Calgary to implement citywide mental health and addictions strategy
City council approved a motion Tuesday to earmark up to $25 million for a citywide mental-health and addictions strategy.
The notice of motion, introduced by Mayor Naheed Nenshi, calls for the money to be taken out of the city’s fiscal stability reserve. He cited deaths in Calgary from opioid overdoses as part of the crisis driving the need for such action. Council voted 11-3 in favour of the motion after amendments, but some councillors raised concerns about whether the city is “duplicating” health services that should fall under the province’s purview.
And front-line addictions and mental-health workers say they want to ensure the move doesn’t simply put resources toward further research or planning rather than concrete action to address people’s needs.
The approved motion directs $15 million to go toward a community services prevention investment framework, with an additional $10 million earmarked for initiatives under the mental-health and addictions strategy. Nenshi said the strategy reflects his effort to ensure the city takes a more proactive approach to mental-health and addiction issues and doesn’t “pass the buck” to the province. “This is great. It means we can get started; it means we can immediately put some money to work toward a prevention and investment framework,” he said.
The motion is aimed at better taking into account the “complex links” between mental health, addictions and crime prevention. “When you think about what the city spends on these issues … it impacts almost every business unit in the city. We’re doing it anyway, and we should be doing it in a more thoughtful way.”
Councillor Sean Chu said he felt the motion was rushed through council, and he wanted more time to examine what the city’s role should be in addressing mental-health issues. “Definitely we should help. However, are we wading into other people’s responsibility?” he said. “It feels like it’s like, ‘That feels good, let’s do this.’”
Nenshi said there is “deliberately” no set plan for where the money will immediately go because he wants to bring community services and stakeholders to the table to plot a way forward. “Just like we did on homelessness, just like we did on poverty, this is community systems strategy 3.0,” he said.
Tanis Petry, a mental-health and addictions clinician at The Alex community health centre, said there’s a pressing need for more services in Calgary. “People are just not getting services they need. They’re not,” Petry said. While she said the city strategy is a positive step, she doesn’t want to see repeated discussions on well-established research from groups like the Alberta Family Wellness Initiative. Instead, she said, Calgary needs resources put toward making a concrete difference on the ground.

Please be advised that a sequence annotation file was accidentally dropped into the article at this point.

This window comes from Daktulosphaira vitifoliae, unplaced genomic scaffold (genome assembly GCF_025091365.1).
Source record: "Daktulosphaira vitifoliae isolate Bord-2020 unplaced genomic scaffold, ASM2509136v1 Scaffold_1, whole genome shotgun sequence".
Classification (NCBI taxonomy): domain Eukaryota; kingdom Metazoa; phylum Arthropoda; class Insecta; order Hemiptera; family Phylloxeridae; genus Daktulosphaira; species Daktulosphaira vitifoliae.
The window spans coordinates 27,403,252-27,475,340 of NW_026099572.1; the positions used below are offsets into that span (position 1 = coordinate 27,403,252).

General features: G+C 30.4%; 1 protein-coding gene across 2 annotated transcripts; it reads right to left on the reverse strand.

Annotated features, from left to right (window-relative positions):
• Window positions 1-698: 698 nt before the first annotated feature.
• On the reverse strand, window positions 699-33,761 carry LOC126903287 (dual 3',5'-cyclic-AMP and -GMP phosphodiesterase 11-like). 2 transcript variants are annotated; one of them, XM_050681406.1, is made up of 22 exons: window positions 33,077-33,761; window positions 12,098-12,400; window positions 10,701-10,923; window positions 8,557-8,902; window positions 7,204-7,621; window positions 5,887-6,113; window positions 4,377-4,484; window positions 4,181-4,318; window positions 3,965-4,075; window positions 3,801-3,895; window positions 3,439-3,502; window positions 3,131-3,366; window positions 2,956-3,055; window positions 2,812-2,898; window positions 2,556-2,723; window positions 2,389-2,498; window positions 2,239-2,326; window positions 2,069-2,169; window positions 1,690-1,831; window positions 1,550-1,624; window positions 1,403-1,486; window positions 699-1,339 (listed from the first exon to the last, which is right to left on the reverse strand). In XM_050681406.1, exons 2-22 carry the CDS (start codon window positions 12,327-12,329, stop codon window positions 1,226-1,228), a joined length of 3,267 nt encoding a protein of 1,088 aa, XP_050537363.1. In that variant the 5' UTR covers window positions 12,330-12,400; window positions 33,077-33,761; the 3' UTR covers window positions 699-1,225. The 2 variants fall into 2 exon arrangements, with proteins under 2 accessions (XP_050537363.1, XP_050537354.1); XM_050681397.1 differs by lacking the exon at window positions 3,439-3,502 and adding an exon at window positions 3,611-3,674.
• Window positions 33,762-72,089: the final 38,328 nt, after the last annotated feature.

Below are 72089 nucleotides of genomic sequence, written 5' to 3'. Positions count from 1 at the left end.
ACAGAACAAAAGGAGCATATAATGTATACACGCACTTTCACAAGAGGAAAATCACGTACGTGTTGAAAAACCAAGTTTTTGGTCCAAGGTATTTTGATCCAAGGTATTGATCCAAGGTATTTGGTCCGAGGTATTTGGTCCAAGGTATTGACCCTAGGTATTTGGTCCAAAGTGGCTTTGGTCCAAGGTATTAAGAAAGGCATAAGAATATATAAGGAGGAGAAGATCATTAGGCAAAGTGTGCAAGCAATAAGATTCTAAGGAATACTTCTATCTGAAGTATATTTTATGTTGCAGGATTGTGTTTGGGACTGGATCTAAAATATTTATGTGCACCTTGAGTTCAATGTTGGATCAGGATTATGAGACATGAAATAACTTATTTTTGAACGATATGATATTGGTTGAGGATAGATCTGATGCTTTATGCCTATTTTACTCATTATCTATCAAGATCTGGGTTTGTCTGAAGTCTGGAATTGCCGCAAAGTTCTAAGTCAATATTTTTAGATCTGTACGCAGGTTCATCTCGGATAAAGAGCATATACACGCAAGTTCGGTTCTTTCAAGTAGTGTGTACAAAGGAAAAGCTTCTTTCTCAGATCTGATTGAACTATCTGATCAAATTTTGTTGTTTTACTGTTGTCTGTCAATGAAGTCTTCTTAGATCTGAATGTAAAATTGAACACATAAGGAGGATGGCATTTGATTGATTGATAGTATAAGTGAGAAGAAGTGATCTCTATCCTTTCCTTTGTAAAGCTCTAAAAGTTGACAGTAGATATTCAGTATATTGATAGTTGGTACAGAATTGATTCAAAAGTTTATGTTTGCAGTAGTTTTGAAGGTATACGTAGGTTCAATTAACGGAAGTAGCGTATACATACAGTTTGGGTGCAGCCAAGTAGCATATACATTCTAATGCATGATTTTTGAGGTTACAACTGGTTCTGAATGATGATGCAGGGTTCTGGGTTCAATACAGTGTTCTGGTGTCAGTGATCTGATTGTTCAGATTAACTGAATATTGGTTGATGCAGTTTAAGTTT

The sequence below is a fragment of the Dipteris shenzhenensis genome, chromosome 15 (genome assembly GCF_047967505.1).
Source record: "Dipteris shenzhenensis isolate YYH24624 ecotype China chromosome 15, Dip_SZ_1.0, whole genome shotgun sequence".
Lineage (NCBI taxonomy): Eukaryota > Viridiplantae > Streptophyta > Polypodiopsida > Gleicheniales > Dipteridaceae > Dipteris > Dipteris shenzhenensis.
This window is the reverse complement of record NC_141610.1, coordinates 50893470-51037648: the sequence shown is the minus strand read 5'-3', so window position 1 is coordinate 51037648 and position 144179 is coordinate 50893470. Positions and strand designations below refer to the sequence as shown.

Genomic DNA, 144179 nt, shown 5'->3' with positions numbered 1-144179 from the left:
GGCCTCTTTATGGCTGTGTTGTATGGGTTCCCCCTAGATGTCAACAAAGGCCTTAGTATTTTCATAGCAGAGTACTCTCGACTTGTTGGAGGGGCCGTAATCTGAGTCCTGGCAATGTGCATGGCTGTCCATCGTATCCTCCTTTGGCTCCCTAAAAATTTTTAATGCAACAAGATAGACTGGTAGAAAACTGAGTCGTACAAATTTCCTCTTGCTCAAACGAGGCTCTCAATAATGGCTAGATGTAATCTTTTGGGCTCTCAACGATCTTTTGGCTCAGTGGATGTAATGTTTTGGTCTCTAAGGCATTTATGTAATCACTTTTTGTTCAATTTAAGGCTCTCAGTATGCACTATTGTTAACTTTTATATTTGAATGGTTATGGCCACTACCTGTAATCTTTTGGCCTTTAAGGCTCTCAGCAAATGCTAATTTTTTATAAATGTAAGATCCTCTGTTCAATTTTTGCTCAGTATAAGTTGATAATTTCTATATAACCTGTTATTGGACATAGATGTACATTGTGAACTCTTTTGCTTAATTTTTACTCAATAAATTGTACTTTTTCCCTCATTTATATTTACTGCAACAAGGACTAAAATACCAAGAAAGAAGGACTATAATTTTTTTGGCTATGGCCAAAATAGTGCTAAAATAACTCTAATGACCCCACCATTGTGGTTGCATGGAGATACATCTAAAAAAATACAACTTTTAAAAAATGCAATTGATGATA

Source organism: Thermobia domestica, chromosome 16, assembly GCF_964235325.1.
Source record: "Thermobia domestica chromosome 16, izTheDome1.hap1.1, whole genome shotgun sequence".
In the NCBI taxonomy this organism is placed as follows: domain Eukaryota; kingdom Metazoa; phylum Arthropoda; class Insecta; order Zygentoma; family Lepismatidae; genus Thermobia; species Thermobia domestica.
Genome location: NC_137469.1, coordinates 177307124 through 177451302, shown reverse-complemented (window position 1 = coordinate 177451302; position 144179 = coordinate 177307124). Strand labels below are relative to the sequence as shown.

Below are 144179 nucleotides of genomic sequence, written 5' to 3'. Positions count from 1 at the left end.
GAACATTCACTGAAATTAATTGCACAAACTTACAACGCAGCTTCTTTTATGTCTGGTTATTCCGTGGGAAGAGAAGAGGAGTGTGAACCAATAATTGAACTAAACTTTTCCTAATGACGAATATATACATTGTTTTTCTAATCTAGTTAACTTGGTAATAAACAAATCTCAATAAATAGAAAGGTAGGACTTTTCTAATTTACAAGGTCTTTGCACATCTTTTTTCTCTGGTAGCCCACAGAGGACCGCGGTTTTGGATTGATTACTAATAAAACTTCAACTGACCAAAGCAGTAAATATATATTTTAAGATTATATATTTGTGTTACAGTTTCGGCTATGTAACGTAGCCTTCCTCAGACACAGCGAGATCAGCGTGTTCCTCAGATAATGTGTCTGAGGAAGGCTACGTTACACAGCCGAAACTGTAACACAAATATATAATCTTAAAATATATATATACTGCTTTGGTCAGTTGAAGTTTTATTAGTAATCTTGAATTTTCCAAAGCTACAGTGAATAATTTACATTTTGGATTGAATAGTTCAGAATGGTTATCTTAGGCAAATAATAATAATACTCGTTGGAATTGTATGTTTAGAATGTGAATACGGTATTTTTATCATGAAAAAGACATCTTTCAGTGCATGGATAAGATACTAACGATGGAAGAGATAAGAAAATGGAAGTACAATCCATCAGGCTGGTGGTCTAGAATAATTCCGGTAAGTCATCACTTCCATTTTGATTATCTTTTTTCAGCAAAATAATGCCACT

“We’re seeing almost an overwhelming need on the front lines for just more counselling, more treatment options. And more treatment options and facilities that offer a harm-reduction perspective,” she said. “I would love to see the strategies and funding that’s being discussed build upon the successful research that’s already occurring and to connect with the people who are doing the work.”
Beltline Neighbourhoods Association president Peter Oliver said his group would also like to see money put toward community programming, especially in the city core, where there has been an increase in property crime, partly related to poverty and addiction issues. “Sometimes, these types of things, you can’t just solve them all through policing. You’re better investing in the fabric of the community,” Oliver said. Services such as the Alpha House Shelter’s DOAP team, which offers mobile aid for people on the street, have been “strained,” Oliver said.
“It makes a lot of sense to give them a boost to help stay on top of the issue.”
Mount Royal University justice studies professor Kelly Sundberg said the city strategy offers an opportunity to have a broader conversation about how Calgary approaches crime and addictions. He’d also like to see Calgary’s five post-secondary institutions involved in lending their expertise to addressing mental health and crime reduction. “It’s time we have a standing group or standing office or centre or institute … that is tasked with looking at community-focused safety, security and crime reduction,” Sundberg said.
“How can we as a community work more effectively and efficiently and economically together so that groups aren’t having to compete for funding?”